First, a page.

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Browsing: Africa Mining
In terms of achieving net zero carbon emissions, the largest mining companies in the world have several options – each with merits and demerits – they can explore. Mining companies can either divest, decommission, reduce emissions in existing operations, and/or offset assets that produce high greenhouse gas emissions (GHG).
Achieving net zero presents a dilemma because many of the largest miners have made their goal of reaching net zero by offsetting current emissions either through purchasing carbon offsets or investing in solutions that mitigate climate change.
Divesting assets, which is something Anglo American did with their coal assets which they spun off into a pure play standalone coal miner, will decrease a miner’s GHG emissions on a standalone basis. This move simply makes the emissions another person or entity’s challenge. The transfer of assets to third parties increases the risk that those assets may not be de-commissioned promptly or appropriately…
- Platinum mining is where Loucas Pouroulis, the chairman of mining outfit Tharisa PLC made and then lost money and then made it again in South Africa. He is looking to make another fortune digging for platinum on the Great Dyke in Zimbabwe
- A look at the rise, fall and rise again of storied platinum mining entrepreneur Loucas Pouroulis.
- Tharisa PLC and Karo Mining Holdings, both Loucas Pourolis backed vehicles are the latest companies to venture into Zimbabwe’s rich Great Dyke platinum field
- Platinum mining is where Loucas Pouroulis and his family have made their wealth however the same mining sector nearly ruined his career 35 years ago
- Tharisa PLC through Karo Mining Holdings is developing a 150,000 platinum ounces a year project in Zimbabwe on the Great Dyke
Loucas Pourolis, the South African Greek-born mining entrepreneur knows a thing or two about rising from the obscurity of humble beginnings to
Investment in Africa has become ubiquitous.
The United Nations-sponsored publication African Renewal shares the generally held view that Africa’s time in terms of investment is now. Investment in Africa is indeed sound and should be an integral part of every multinational company’s expansion and growth strategy.
A word of advice is in order, however, to all executives mulling a decision to set up operations and investment in Africa. The continent for all its economic promise requires a circumspect and carefully calculated approach for all stakeholders considering an investment in Africa.
The mistake many multinational corporations make when it comes to investment in Africa is that they mistakenly take the approach that Africa is one homogenous market. This view assumes that if a strategy in one part of Africa is successful then it can be expected to work with the same degree of success in every part of Africa.
The global mining industry for the last 6 years enjoyed rising commodity prices.
Record cash flows have provided mining houses with the ability to grow and invigorate their expansion strategies which in the future could include organic growth with a specific focus on sustainable processes. The mining industry is enjoying a commodity supercycle presently that is reminiscent of the period from 2009 to 2011. Increased commodity prices were the same reason for the supercycle then as they are now.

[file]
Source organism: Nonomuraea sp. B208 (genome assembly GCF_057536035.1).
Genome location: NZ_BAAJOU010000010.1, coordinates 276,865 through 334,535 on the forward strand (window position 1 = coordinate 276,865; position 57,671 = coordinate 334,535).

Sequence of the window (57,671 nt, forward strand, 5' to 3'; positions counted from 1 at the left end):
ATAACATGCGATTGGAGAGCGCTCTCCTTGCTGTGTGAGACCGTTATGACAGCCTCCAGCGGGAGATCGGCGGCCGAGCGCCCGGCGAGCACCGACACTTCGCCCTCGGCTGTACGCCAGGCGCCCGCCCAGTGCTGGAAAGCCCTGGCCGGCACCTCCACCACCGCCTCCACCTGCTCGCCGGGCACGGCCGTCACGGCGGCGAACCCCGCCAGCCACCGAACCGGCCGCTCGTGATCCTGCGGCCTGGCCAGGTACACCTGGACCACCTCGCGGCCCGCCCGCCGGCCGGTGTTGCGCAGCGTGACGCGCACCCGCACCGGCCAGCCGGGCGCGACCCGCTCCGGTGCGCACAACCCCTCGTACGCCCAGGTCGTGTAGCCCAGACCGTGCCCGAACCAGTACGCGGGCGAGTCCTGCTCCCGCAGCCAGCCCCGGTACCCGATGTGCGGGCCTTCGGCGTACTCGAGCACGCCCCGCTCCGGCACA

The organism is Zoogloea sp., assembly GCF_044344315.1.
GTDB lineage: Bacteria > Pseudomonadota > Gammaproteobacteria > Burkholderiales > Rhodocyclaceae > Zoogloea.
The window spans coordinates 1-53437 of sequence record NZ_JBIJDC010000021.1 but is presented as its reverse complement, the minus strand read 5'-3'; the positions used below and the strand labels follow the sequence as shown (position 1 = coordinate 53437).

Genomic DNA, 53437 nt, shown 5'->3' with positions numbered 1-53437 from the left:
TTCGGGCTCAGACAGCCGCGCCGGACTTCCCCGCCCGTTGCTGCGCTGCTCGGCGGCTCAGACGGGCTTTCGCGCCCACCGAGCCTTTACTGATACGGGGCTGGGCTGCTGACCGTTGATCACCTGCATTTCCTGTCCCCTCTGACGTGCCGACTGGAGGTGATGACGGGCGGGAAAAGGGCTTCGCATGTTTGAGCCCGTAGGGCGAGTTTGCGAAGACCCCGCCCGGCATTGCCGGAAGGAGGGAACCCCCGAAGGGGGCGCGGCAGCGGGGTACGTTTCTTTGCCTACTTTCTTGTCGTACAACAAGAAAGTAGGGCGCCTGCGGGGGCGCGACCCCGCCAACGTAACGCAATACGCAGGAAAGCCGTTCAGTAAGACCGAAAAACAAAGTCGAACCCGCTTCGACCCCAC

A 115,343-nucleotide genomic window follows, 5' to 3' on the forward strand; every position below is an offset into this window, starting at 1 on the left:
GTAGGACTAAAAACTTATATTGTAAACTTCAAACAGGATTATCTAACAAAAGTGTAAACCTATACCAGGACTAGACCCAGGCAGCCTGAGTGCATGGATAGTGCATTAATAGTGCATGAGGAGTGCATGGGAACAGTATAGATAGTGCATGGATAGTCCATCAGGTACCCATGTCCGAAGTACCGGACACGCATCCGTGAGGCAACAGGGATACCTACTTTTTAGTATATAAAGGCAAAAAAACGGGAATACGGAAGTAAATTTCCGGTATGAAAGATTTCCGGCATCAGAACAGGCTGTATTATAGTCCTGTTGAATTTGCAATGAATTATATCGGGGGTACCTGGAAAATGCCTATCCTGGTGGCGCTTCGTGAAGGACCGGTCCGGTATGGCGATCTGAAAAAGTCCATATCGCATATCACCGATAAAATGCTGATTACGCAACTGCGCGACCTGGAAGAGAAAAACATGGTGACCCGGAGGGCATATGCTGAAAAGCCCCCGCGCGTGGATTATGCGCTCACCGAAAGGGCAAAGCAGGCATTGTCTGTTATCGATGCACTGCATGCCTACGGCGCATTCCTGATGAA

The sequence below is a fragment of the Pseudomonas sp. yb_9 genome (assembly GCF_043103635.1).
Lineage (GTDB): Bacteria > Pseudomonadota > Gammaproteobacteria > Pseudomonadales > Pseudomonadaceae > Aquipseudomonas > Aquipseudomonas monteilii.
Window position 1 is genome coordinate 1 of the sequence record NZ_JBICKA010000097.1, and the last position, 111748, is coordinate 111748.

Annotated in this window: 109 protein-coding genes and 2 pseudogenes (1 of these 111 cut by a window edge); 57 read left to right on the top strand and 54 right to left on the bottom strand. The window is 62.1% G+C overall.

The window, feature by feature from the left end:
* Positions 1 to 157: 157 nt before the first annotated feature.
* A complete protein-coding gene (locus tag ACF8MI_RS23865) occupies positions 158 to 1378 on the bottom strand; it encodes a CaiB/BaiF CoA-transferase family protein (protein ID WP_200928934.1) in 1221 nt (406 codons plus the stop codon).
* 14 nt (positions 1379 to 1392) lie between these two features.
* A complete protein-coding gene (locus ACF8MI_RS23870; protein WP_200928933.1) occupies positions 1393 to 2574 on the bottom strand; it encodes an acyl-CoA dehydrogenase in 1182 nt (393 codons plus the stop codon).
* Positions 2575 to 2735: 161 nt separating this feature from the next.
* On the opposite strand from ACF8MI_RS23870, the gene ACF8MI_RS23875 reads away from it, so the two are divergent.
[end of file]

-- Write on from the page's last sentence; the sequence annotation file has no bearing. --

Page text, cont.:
The global mining industry is central to the economic activities of countries in Sub-Saharan, central and southern Africa. This is why Africa and its countries are critical stakeholders in the global mining industry.
According to research by McKinsey & Company titled: “How to navigate mining’s cash flow conundrum,” a subsequent flurry of mergers and acquisitions activity and project investment resulted in capital expenditure “blow-outs”, bloated cost structures and asset write-downs.…
The company is part of the JSE listed industrial mining and metals sector which is collectively worth ZAR 5.46 trillion or (US$ 360.11 billion). It is the fifth-largest company in that sector. The company produces iron ore from two mines namely Sishen and Kolomela in South Africa.
Kumba Iron Ore’s finances during 2021 were premised on 3 things namely what the company described as “disciplined capital allocation” which involved the cash payouts to shareholders on the back of the improved return on capital ratios. The second aspect that drove the company’s financials was what it called “value-focused growth”. The company enjoyed a higher-than-average price for its ores.
It reportedly earned an average forward on board (FOB) export price of at least US$ 161 per ton which was 18% higher than the benchmark during 2021.…
Barrick Gold, the New York Exchange-listed mining company with deep business ties in Africa, has once again ignited strong business prospects in Tanzania’s mines—one of East Africa’s nation endowed with abundant minerals.
Within its statement, provided on Thursday, January 28, 2021, the miner stated that its mines in Tanzania are revived and performing well, this comes after Barrick gold resolved laid disputes raised by the government and ushered new dawn of partnership in the profitable sector.
“The North Mara and Bulyanhulu gold mines both produced near the top end of their production guidance in 2020, their first full year under Barrick’s management. Including Buzwagi, the Tanzanian assets delivered a combined output of 462,472 ounces for the year” the statement read in part.
Road to ignition of business
Barrick—the world second-largest gold miner took over Acacia mining and went through a rather historic path to secure business in Tanzania, after rather …